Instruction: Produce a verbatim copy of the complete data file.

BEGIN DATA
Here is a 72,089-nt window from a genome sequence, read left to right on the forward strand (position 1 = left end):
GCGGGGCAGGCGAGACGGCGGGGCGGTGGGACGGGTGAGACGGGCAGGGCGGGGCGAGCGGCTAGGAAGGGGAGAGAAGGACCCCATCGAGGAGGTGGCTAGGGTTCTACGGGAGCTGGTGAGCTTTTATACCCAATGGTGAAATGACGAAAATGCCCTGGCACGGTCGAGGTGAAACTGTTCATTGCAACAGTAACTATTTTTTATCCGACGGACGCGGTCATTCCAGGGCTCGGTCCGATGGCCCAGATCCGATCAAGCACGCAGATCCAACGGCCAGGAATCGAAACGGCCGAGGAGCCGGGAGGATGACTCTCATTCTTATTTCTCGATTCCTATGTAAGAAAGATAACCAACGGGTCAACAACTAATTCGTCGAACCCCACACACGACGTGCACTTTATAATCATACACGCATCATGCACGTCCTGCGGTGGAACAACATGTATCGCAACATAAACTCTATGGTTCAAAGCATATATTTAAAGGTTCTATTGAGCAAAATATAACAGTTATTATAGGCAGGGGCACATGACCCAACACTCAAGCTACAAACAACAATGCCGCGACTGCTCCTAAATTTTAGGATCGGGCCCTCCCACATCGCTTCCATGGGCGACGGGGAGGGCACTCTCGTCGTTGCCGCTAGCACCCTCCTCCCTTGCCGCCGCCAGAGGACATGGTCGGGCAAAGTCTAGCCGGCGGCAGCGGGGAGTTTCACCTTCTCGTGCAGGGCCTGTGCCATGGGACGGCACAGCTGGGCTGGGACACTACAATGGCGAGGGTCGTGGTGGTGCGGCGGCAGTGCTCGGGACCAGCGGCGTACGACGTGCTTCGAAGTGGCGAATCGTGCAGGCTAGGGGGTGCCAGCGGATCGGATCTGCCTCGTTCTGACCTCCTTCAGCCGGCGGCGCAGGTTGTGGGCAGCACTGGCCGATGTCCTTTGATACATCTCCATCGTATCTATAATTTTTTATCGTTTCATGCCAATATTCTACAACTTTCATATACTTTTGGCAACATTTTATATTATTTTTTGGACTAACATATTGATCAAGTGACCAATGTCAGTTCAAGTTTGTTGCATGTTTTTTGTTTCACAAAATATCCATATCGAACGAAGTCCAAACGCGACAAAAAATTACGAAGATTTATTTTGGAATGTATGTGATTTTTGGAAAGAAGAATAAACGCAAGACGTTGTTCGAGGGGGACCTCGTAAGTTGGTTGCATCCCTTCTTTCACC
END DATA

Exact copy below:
Here is a 72,089-nt window from a genome sequence, read left to right on the forward strand (position 1 = left end):
GCGGGGCAGGCGAGACGGCGGGGCGGTGGGACGGGTGAGACGGGCAGGGCGGGGCGAGCGGCTAGGAAGGGGAGAGAAGGACCCCATCGAGGAGGTGGCTAGGGTTCTACGGGAGCTGGTGAGCTTTTATACCCAATGGTGAAATGACGAAAATGCCCTGGCACGGTCGAGGTGAAACTGTTCATTGCAACAGTAACTATTTTTTATCCGACGGACGCGGTCATTCCAGGGCTCGGTCCGATGGCCCAGATCCGATCAAGCACGCAGATCCAACGGCCAGGAATCGAAACGGCCGAGGAGCCGGGAGGATGACTCTCATTCTTATTTCTCGATTCCTATGTAAGAAAGATAACCAACGGGTCAACAACTAATTCGTCGAACCCCACACACGACGTGCACTTTATAATCATACACGCATCATGCACGTCCTGCGGTGGAACAACATGTATCGCAACATAAACTCTATGGTTCAAAGCATATATTTAAAGGTTCTATTGAGCAAAATATAACAGTTATTATAGGCAGGGGCACATGACCCAACACTCAAGCTACAAACAACAATGCCGCGACTGCTCCTAAATTTTAGGATCGGGCCCTCCCACATCGCTTCCATGGGCGACGGGGAGGGCACTCTCGTCGTTGCCGCTAGCACCCTCCTCCCTTGCCGCCGCCAGAGGACATGGTCGGGCAAAGTCTAGCCGGCGGCAGCGGGGAGTTTCACCTTCTCGTGCAGGGCCTGTGCCATGGGACGGCACAGCTGGGCTGGGACACTACAATGGCGAGGGTCGTGGTGGTGCGGCGGCAGTGCTCGGGACCAGCGGCGTACGACGTGCTTCGAAGTGGCGAATCGTGCAGGCTAGGGGGTGCCAGCGGATCGGATCTGCCTCGTTCTGACCTCCTTCAGCCGGCGGCGCAGGTTGTGGGCAGCACTGGCCGATGTCCTTTGATACATCTCCATCGTATCTATAATTTTTTATCGTTTCATGCCAATATTCTACAACTTTCATATACTTTTGGCAACATTTTATATTATTTTTTGGACTAACATATTGATCAAGTGACCAATGTCAGTTCAAGTTTGTTGCATGTTTTTTGTTTCACAAAATATCCATATCGAACGAAGTCCAAACGCGACAAAAAATTACGAAGATTTATTTTGGAATGTATGTGATTTTTGGAAAGAAGAATAAACGCAAGACGTTGTTCGAGGGGGACCTCGTAAGTTGGTTGCATCCCTTCTTTCACC